For someone with as long a list of enemies as President Donald Trump—a guy who once dedicated his New Years wishes to his many haters—it says something that American media tops the list. Epithets like "Little Marco" and "Crooked Hillary" marked his candidacy, but since taking office, the standout slur is the all-purpose one that he uses against journalists: "Fake News."
During his first year in office, Trump averaged more than a daily use of the word "fake," a CNN analysis of his tweets found, and while his use of the word "fake" was occasionally applied to such things as the Russia dossier, it was almost always directed at the news media as an insult.
Over time, examples of the phrase have popped up here and there, but Google Trends shows it didn't become commonly cited until Trump essentially made it so:
"Fake news" was dubbed the "Word of the Year" for 2017 by the Collins Dictionary, which found that the term's usage had risen by 365 percent since the 2016 election. But if Trump helped popularize the misuse of the term, he didn't invent it.
During the 2016 campaign, "fake news" was used to describe actual fabricated news stories from websites that publish hoaxes, as well as from hyper-partisan websites purporting to offer real news. Some of those stories—including false scoops about Pope Francis endorsing Trump and Hillary Clinton selling weapons to ISIS—went viral on Facebook in the final months of the election. Overwhelmingly, the stories tended to favor Trump.
Such revelations might have been used to question the legitimacy of Trump’s electoral win, but once elected, Trump weaponized the term, turning its meaning on its head. Instead of using it to describe a specific corrupt phenomenon (which, again, overwhelmingly aided his candidacy), he used it to discredit the non-fake news sources that might keep his power in check. With the help of his 48 million Twitter followers and the most powerful political platform in the world, his campaign to transform "fake news" into an all-occasion put-down has worked, at least by some measures.
Now, "fake news" can refer to biased media, editorial malfeasance, spurious content produced overseas for profit, or simply any news Trump doesn't like—depending on who's listening.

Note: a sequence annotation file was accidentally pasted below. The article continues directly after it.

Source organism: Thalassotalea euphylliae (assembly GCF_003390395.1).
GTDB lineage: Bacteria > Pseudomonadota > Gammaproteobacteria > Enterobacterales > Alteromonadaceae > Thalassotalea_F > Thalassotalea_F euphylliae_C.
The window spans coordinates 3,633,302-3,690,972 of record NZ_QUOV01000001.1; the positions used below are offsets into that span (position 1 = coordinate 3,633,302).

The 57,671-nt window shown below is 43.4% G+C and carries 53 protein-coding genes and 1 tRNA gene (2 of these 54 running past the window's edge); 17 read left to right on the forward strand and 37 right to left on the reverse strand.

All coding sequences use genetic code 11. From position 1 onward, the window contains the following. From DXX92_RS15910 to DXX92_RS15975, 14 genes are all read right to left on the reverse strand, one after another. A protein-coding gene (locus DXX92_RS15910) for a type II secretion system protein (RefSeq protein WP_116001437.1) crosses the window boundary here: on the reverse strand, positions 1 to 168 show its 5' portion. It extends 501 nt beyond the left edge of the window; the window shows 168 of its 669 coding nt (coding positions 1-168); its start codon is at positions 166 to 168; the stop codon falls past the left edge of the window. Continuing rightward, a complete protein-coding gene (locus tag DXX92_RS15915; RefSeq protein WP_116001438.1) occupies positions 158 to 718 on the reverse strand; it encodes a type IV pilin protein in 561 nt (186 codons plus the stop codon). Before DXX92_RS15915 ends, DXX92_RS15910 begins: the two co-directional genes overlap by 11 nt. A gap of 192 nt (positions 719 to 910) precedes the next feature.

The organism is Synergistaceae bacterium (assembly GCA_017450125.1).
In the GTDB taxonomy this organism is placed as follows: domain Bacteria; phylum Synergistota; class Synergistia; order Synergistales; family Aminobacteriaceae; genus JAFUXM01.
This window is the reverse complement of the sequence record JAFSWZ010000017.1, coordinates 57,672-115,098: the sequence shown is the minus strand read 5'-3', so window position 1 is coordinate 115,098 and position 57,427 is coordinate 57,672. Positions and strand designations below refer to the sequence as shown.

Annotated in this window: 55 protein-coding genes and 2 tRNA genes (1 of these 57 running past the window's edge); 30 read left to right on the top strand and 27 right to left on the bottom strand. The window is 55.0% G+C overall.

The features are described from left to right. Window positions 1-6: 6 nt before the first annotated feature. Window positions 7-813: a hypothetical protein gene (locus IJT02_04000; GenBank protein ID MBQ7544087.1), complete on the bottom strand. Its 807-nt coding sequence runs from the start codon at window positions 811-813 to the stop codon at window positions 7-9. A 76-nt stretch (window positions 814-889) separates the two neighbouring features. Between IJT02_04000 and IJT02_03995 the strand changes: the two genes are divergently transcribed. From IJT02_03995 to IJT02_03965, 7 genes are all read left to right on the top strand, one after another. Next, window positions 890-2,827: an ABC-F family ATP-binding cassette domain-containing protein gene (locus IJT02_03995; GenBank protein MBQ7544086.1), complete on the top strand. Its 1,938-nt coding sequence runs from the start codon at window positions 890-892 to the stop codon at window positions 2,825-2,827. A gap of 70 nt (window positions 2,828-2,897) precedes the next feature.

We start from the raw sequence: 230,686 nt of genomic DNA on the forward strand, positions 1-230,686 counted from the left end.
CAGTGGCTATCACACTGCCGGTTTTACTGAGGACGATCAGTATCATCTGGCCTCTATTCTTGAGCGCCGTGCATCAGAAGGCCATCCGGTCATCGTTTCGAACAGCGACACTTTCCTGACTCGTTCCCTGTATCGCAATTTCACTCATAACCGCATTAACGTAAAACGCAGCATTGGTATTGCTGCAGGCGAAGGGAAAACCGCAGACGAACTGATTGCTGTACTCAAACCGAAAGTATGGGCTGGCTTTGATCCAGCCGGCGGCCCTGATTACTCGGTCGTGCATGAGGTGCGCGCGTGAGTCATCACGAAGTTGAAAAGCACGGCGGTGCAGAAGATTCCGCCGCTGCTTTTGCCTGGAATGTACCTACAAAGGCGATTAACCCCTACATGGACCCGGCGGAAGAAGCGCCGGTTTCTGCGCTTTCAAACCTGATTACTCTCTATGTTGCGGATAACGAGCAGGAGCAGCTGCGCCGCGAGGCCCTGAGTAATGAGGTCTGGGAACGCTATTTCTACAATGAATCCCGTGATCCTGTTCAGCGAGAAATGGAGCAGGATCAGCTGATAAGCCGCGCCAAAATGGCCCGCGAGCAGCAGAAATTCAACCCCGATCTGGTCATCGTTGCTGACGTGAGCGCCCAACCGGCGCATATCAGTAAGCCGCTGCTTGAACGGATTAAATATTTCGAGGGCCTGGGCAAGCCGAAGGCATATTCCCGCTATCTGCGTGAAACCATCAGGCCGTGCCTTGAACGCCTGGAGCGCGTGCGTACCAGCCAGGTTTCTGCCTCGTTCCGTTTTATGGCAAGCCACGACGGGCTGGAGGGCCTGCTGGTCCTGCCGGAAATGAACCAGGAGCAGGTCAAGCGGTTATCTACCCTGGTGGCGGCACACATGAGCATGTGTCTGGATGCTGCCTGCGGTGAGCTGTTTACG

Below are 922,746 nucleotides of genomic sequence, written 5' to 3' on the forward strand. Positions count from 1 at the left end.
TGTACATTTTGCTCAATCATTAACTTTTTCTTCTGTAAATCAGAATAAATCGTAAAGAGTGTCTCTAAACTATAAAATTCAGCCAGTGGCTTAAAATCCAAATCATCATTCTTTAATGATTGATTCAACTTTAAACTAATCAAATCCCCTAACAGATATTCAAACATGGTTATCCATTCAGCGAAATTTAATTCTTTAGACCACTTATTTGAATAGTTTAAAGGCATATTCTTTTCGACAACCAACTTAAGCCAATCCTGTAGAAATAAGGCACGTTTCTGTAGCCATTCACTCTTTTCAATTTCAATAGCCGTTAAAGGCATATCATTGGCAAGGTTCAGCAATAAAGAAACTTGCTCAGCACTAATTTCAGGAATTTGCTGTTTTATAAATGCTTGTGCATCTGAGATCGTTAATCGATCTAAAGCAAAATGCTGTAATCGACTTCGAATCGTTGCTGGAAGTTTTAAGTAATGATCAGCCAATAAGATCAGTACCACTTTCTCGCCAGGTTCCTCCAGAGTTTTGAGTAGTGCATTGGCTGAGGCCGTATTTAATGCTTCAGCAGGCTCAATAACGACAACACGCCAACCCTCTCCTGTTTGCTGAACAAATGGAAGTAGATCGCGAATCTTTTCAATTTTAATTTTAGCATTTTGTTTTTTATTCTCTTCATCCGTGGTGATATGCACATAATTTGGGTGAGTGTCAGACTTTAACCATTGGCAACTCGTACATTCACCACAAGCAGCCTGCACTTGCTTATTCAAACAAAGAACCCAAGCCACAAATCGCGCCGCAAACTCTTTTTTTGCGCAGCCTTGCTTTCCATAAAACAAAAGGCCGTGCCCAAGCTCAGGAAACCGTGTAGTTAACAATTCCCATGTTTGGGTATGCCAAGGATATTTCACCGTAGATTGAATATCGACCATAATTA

A majority of Americans now think "fake news" poses a threat to democracy, according to a recent Gallup-Knight Foundation survey; they just can't agree about what that actually means. And what they think it means varies by political persuasion.
There is no evidence that real news outlets have become radically more inaccurate, for instance, but the survey found that 42 percent of Republicans now consider any news critical of a politician to be "fake news." (Yes, you read that right.)
Meanwhile, research from Dartmouth College's Brendan Nyhan and others has found the reach of fake news to be wide but shallow: During the election, only a subset of Americans visited fake news websites—websites promoting faux election stories—and most were likely exposed through Facebook in a glancing way.
What's more, the promotion of fake news stories online is just one part of a larger social media-fueled phenomenon some call "information disorder."
Such worthy concerns have become little more than a footnote in a larger hysteria around traditional media, however, fueled by Trump's obsession with demonizing those who report on him.
Of greater concern than the drivel promoted at the margins of social media is how Trump has used its existence to say that everything is broken. Just as he tapped into people's fears of joblessness or anger at feeling displaced in their own country, Trump has exploited fear and uncertainty around the media for his own political advantage.
In doing so, he's already done much more to disrupt and obfuscate the flow of truthful information than anything spread by some spurious websites on Facebook.
A Brief History of Fake News and Its Political Exploiters
Fake news, broadly defined, has been around a long time, as a thumbnail history by the Columbia Journalism Review shows.
One of the best-known hoaxes occurred in 1938, when Orson Welles' portrayal of a Martian invasion, which aired on CBS, incited widespread panic in listeners who missed the initial disclaimer that the segment was not news but a live radio drama.